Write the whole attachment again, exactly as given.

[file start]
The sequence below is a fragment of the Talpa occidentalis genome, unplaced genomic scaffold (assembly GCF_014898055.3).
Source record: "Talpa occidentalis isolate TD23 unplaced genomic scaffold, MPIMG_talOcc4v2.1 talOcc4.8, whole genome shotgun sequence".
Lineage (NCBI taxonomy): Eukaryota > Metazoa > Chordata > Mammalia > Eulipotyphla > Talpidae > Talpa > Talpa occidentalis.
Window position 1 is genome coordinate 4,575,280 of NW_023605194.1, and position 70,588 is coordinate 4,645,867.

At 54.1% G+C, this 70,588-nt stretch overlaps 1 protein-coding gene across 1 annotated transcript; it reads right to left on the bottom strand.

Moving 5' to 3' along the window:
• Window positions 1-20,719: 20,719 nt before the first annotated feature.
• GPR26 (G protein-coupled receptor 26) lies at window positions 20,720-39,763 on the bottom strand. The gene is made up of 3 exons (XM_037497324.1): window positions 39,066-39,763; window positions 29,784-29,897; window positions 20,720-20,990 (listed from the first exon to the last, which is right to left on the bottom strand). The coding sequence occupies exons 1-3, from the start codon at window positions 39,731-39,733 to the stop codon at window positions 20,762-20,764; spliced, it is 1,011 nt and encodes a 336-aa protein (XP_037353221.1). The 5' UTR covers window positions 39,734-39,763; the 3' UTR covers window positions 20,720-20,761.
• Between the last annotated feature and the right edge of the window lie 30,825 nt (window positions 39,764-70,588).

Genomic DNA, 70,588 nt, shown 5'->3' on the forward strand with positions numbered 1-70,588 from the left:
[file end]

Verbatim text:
The sequence below is a fragment of the Talpa occidentalis genome, unplaced genomic scaffold (assembly GCF_014898055.3).
Source record: "Talpa occidentalis isolate TD23 unplaced genomic scaffold, MPIMG_talOcc4v2.1 talOcc4.8, whole genome shotgun sequence".
Lineage (NCBI taxonomy): Eukaryota > Metazoa > Chordata > Mammalia > Eulipotyphla > Talpidae > Talpa > Talpa occidentalis.
Window position 1 is genome coordinate 4,575,280 of NW_023605194.1, and position 70,588 is coordinate 4,645,867.

At 54.1% G+C, this 70,588-nt stretch overlaps 1 protein-coding gene across 1 annotated transcript; it reads right to left on the bottom strand.

Moving 5' to 3' along the window:
• Window positions 1-20,719: 20,719 nt before the first annotated feature.
• GPR26 (G protein-coupled receptor 26) lies at window positions 20,720-39,763 on the bottom strand. The gene is made up of 3 exons (XM_037497324.1): window positions 39,066-39,763; window positions 29,784-29,897; window positions 20,720-20,990 (listed from the first exon to the last, which is right to left on the bottom strand). The coding sequence occupies exons 1-3, from the start codon at window positions 39,731-39,733 to the stop codon at window positions 20,762-20,764; spliced, it is 1,011 nt and encodes a 336-aa protein (XP_037353221.1). The 5' UTR covers window positions 39,734-39,763; the 3' UTR covers window positions 20,720-20,761.
• Between the last annotated feature and the right edge of the window lie 30,825 nt (window positions 39,764-70,588).

Genomic DNA, 70,588 nt, shown 5'->3' on the forward strand with positions numbered 1-70,588 from the left: